Perhaps this is why, in Jewish law, the newly bereft person is exempt from the commandments surrounding prayer – even the motzi before meals. Making plans for a funeral of a loved one is an overwhelming task and for the mourners, it should be the only task.
After or with the stage of reeling comes the stage of feeling. Exhaustion, confusion, sorrow, anger, anguish, guilt, sadness, longing — the missing call, the missing advice, the missing touch, the missing hug. In this stage some of us over eat and some of us can’t eat. Some of sleep too much and some of us hardly at all. Some of us withdraw and some of us crave constant connection. We are lost. We are daunted by life.
Then comes the dealing – the paper work, our loved one’s clothes, their items, their home, our own jobs and parenting and tending to the things that must be done.
And lastly comes healing. It means moving forward. The daily minyan. The weekly service. The prayers. In traditional Judaism, we begin the process of grief by tearing our clothes or a ribbon. I see each prayer of Kaddish as thread slowly sewing up our torn and tattered hearts, lives and souls – day by day, Shabbat by Shabbat, yizkor by yizkor, yahrzeit by yahrzeit.
I bought each of my siblings a book called Grief in our Seasons, so we could each say a nightly reflection and Kaddish to remember our dad who meant the world to each one of us. My Kaddish nightly journey of remembering was spent not always with the book in my hand, but always with my toddler Max in my arms – rocking him to sleep as I said Kaddish.
In this stage of healing, one integrates their loss as part of themselves. Kally writes, “Healing is not about ‘getting over’ your loss but about learning to live with the loss.”
Menachem Rosensaft captures this stage best in his poem called Father. You can substitute the word “mother” if you want.
I used to be part of you, the extension of your being
but now you live within me. You are the spark of my consciousness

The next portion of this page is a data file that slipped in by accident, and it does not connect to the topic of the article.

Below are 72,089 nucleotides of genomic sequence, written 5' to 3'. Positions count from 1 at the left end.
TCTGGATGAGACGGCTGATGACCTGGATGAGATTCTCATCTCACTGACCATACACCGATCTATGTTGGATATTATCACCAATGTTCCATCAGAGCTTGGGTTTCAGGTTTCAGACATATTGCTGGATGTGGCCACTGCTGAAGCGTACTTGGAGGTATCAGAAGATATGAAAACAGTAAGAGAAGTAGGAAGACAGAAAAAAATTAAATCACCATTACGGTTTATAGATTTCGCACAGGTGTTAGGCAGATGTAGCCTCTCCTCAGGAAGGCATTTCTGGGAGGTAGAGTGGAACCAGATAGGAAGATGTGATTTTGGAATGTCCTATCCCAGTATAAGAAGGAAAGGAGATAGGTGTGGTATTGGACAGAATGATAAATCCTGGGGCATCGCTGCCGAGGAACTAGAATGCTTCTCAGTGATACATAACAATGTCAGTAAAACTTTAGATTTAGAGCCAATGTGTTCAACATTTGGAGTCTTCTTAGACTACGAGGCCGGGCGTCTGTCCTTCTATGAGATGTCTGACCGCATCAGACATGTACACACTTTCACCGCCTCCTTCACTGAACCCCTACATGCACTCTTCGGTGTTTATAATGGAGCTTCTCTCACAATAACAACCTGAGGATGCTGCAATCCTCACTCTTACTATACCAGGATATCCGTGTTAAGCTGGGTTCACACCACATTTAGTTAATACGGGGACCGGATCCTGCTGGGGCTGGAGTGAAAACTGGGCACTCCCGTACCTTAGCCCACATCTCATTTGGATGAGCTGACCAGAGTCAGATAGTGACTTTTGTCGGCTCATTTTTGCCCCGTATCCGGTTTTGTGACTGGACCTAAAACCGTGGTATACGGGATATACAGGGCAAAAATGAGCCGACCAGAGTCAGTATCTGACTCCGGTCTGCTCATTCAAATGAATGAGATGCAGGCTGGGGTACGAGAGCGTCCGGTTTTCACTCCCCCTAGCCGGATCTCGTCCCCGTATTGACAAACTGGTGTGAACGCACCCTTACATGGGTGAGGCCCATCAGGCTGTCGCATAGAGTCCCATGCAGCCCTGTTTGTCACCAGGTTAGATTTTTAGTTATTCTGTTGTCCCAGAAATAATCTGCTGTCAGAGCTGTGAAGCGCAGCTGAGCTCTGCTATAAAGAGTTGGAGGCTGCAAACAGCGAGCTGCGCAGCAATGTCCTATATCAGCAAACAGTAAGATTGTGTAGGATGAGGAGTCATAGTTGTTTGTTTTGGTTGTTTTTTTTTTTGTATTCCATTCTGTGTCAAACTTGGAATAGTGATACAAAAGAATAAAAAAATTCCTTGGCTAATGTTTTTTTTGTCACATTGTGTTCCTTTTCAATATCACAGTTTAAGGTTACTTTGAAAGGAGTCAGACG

I say kaddish for you
I sing your melodies
And speak your words
hearing your voice in mine
and my eyes too have somehow started to reflect yours
I used to be part of you protected by your presence
by your light
and I always will be
but now I must be more than myself:
your child has become your heir,
your child has become you.
The Torah reading called Nitzavim chanted so beautifully this morning by my close friend Susan Jacobs spoke to everyone standing together at Sinai – men, women, children, foreigners, Israelites, wood choppers, and water drawers.
This time of year is our Beth El Sinai moment where we all stand together and, as we do, we look around to see that so many who are gone. They stood with us last year, even on this bima.
And the Torah tells us, “I have set before you life or death, blessing or curse – choose life.”
Choosing life, in this context, living life, and loving life is the goal through the journey of grief. We can water the grave with our tears or we can choose life and choose to live and love and laugh again.
People often ask me, “What is the best part of being a rabbi – surely, it is the baby namings and weddings?” Yes, I love babies. Their cute bodies and chubby faces make my womb pang with a desire to have more children. Yes, I love the beauty of a wedding couple under the chuppah filled with hope in what the future can bring. But what I am most impacted by is seeing people make it to the final stage of the journey through grief. I value the healing that has happened as congregants move from despair to wholeness to experiencing joy once again. From losing a child to renewing vows. From the loss of young spouse to remarriage. From tragedy to celebrating family simchas once again.
For years, I used to have a small pre-high holiday meltdown. As I said, my dad had helped me with my sermons. He’d fix them when they were off track, find the right words when they didn’t flow, and help me create the right structure when my sermons were unformed and seemingly void of meaning.
Howard Winokur is a grief counselor who can attest to this fact. About once a year, in late August, I’d call and visit his office with unceasing tears – not knowing how I’d stand before all of you with coherent thoughts.
I thought it was simply the stress of the job. But it wasn’t. It was grief.
And then one day, I stopped breaking down before the holidays. Just like I don’t know the hour when I learned of my dad’s death. I do not know the year when I made it through the journey of grief.
But I do know it came. The loss was a part of me. My dad’s voice was inside me.
Four stages of grief – sometimes comingled – reeling, dealing, feeling and healing. We can make it there.
The novelist Harry James wrote: “Sorrow comes in great waves… but it rolls over us, and though it may almost smother us it leaves us on the spot and we know that if it is strong, we are stronger inasmuch as it passes and we remain.”